One of the interesting aspects of humanity is the fact that all of us are different. These differences make the world interesting to say the least. After all, the world would be a very boring place if everyone was identical. On the other hand, differences can lead to problems if they are not dealt with. In terms of Christianity, these differences can divide people into two groups-those who have weak faith, and those whose faith is strong. Those who have strong faith are to accept and help those who are slipping in their faith. We see an example of how differences in faith can divide people in the passage from Romans 14:1-12.
Many Christians in Rome were converts from pagan religion. Part of pagan religion involved sacrificing animals in honour of a god. Any meat that was not burned in fire or eaten during the ritual could be sold in the market. Converts from pagan religion were afraid to eat meat that was offered to idols, so they usually did not eat any meat that they did not prepare themselves.
Some people in the church who felt free to eat meat passed judgment on those who did not. Those who made the criticisms were weak in their faith. When Paul suggested vegetarians also judged those who ate meat, he was saying that the sin of despising and disgracing brothers and sisters can work both ways. Neither behavior is acceptable to God; both must be avoided in the body of Christ. Paul urged those who were on either side of the issue to show understanding, compassion and tenderness. He urged those who were strong in faith to be considerate in the exercise of their freedom and strengthen the weak. Love and fellowship in Christ should be the basis for Christian acceptance of one another.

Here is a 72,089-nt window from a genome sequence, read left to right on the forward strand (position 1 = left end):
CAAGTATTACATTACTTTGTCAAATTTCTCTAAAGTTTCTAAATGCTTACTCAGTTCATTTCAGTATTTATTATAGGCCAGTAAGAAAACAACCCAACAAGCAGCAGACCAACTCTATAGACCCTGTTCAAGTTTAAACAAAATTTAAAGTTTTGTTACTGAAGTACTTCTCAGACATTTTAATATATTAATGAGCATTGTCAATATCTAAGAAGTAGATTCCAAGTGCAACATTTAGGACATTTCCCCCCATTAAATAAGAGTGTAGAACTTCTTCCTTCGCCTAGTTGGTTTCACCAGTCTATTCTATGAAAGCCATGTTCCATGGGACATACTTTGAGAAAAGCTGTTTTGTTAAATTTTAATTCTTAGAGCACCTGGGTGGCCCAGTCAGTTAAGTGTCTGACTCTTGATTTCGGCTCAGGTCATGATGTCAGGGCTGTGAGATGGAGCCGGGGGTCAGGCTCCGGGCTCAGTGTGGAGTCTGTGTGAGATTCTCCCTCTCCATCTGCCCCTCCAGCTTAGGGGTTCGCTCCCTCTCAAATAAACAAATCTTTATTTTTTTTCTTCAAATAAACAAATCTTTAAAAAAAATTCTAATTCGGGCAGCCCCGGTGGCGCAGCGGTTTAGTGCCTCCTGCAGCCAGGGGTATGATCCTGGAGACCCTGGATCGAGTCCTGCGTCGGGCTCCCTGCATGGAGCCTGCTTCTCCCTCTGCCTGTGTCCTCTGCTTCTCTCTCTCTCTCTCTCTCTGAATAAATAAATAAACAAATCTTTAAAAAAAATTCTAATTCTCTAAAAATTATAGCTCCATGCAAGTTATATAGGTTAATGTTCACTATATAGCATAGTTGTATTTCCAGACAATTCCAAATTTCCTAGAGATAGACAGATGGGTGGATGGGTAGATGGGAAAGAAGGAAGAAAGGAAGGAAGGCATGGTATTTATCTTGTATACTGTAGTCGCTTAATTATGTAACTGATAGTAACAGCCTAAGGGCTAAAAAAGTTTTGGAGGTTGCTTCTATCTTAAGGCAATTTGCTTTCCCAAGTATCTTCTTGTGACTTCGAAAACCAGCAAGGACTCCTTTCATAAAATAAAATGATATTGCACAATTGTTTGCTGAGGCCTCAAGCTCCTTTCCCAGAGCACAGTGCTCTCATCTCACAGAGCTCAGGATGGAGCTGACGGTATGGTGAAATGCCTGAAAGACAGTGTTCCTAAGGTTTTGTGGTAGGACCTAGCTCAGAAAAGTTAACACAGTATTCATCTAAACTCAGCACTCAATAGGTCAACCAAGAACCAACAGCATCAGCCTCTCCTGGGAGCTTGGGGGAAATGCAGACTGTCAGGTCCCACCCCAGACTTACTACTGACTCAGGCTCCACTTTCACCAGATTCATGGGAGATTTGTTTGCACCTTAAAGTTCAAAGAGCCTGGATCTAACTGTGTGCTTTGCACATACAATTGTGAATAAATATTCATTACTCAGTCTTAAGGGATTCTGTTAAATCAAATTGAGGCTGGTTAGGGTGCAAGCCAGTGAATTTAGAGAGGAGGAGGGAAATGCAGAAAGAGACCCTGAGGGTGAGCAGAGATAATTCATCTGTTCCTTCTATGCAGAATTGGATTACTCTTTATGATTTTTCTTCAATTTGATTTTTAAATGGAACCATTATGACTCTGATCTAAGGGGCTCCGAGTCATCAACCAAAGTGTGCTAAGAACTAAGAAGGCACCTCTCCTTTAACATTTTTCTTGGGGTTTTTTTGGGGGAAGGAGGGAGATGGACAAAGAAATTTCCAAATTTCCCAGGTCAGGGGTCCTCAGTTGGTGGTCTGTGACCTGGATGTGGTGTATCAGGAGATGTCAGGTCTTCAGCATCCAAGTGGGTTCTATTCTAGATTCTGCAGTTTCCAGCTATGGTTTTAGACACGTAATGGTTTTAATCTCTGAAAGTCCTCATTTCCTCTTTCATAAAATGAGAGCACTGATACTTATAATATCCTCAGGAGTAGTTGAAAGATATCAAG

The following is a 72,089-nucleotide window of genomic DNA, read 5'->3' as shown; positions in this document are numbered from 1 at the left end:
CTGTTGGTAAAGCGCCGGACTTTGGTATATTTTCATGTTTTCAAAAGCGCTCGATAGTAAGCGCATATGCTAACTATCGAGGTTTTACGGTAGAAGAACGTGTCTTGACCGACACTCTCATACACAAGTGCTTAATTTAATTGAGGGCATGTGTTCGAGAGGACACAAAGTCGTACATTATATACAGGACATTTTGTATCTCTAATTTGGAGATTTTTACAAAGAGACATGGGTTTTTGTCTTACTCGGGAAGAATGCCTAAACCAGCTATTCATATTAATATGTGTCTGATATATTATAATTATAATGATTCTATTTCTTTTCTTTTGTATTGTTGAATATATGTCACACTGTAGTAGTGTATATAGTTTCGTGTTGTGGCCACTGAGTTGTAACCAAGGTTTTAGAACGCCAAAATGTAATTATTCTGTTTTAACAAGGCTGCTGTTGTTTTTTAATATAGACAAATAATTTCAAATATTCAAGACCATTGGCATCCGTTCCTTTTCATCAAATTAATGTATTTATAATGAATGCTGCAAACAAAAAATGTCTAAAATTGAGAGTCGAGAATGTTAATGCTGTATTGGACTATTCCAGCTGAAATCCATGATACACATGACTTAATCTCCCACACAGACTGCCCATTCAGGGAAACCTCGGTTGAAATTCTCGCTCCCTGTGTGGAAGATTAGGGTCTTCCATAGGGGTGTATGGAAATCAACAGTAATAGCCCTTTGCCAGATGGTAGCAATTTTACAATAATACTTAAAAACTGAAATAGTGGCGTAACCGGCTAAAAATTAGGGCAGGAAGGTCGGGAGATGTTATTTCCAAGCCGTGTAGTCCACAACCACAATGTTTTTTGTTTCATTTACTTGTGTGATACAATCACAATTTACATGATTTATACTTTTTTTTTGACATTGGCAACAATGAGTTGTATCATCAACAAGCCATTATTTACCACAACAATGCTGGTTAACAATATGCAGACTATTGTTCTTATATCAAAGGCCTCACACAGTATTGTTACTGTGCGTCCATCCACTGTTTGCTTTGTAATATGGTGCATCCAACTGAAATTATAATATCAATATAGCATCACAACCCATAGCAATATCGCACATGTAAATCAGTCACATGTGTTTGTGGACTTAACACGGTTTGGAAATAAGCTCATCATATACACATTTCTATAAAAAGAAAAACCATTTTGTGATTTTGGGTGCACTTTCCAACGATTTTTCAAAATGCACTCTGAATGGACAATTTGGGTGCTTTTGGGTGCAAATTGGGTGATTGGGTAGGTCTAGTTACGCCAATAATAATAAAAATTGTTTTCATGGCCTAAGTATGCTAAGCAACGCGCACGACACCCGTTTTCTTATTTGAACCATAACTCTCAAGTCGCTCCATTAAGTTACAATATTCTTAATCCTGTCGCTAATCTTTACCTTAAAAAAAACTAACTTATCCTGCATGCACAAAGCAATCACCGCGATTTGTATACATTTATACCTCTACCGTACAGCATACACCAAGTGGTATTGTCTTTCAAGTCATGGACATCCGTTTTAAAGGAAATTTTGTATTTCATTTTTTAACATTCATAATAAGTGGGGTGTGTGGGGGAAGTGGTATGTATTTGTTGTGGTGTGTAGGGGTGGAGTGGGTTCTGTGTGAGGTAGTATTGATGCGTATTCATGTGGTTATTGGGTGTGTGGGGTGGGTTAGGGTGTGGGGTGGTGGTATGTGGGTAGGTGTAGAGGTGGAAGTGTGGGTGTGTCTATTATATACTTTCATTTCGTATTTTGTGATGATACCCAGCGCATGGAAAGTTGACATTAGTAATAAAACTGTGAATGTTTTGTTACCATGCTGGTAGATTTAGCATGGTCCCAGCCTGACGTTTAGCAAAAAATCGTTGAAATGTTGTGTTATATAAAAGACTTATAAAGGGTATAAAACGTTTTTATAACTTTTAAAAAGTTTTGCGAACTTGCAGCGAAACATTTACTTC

The church faces similar issues today. How many churches condemn their members who don’t behave according to that church’s teachings? Every church could be changed if it took these principles to heart:
- A life of grace begins with mutual acceptance. Accepting another person doesn’t mean that we must agree with him or her. We can respectfully disagree with ideas or opinions without rejecting the person who holds them.
- An attitude of grace requires releasing others to be who God wants them to be.
- A commitment to grace forbids one from judging someone else. We don’t know all the facts of the situation. We can’t be objective. We can’t redeem. God is the only person who can fulfill these criteria.
All of us are faced with people who seem different. We have different values and can use those to judge ourselves superior to others, but God has already judged us and found us worthy of love, compassion and salvation. Instead of focusing too much on how our differences stack up against each other, we should turn our focus toward the God who sees us and loves us all the same. All of us are the same in the only way that matters. We are God’s beloved, for whom Christ died so that we may life forever. None of our differences compare to this one, essential similarity.